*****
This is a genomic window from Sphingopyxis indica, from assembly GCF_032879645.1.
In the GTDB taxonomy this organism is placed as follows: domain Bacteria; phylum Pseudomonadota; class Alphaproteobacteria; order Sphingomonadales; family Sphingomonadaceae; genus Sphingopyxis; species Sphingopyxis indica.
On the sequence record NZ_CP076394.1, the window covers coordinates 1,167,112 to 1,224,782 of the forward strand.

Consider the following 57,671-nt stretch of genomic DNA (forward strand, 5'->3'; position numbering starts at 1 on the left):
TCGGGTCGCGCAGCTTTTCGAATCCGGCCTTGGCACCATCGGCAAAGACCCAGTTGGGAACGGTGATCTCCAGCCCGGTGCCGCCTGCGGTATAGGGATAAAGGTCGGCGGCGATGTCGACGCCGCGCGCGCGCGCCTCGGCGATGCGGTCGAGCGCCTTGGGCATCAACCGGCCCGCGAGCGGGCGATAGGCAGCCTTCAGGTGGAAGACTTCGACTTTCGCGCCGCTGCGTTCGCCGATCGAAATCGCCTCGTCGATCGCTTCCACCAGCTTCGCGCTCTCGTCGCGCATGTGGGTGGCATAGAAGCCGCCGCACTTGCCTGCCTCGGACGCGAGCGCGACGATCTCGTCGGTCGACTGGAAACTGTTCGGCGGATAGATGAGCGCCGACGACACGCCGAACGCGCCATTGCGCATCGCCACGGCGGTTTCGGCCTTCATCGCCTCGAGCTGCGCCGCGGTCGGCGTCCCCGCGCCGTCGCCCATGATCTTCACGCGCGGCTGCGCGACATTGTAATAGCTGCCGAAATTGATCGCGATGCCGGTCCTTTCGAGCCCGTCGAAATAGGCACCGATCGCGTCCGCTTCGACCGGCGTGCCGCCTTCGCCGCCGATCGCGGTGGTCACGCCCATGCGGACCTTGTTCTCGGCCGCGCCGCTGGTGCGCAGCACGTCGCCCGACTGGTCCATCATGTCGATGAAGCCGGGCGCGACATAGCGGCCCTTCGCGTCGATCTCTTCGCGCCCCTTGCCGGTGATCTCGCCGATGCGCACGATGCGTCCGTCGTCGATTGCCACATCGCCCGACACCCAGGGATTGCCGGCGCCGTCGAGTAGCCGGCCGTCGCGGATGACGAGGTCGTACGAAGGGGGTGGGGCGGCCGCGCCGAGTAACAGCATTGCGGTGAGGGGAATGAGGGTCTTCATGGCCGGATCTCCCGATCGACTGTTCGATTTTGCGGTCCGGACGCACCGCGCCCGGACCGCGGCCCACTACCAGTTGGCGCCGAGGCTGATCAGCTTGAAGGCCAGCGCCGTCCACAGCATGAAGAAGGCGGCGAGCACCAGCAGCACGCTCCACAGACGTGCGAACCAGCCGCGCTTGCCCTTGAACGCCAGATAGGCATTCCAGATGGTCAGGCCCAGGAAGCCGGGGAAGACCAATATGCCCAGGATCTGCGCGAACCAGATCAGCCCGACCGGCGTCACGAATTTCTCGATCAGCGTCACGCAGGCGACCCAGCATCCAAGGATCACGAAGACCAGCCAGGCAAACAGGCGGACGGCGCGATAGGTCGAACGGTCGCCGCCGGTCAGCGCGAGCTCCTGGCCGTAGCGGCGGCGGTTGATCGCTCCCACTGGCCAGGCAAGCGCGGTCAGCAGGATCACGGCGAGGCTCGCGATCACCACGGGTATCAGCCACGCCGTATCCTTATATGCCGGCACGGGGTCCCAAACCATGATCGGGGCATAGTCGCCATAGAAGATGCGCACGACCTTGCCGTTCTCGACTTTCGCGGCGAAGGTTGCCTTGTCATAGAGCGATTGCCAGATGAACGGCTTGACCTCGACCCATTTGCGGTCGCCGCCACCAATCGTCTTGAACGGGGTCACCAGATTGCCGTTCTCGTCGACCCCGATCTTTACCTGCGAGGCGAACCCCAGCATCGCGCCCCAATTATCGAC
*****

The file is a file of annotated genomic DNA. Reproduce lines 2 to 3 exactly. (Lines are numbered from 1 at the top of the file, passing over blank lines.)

In the GTDB taxonomy this organism is placed as follows: domain Bacteria; phylum Pseudomonadota; class Alphaproteobacteria; order Sphingomonadales; family Sphingomonadaceae; genus Sphingopyxis; species Sphingopyxis indica.
On the sequence record NZ_CP076394.1, the window covers coordinates 1,167,112 to 1,224,782 of the forward strand.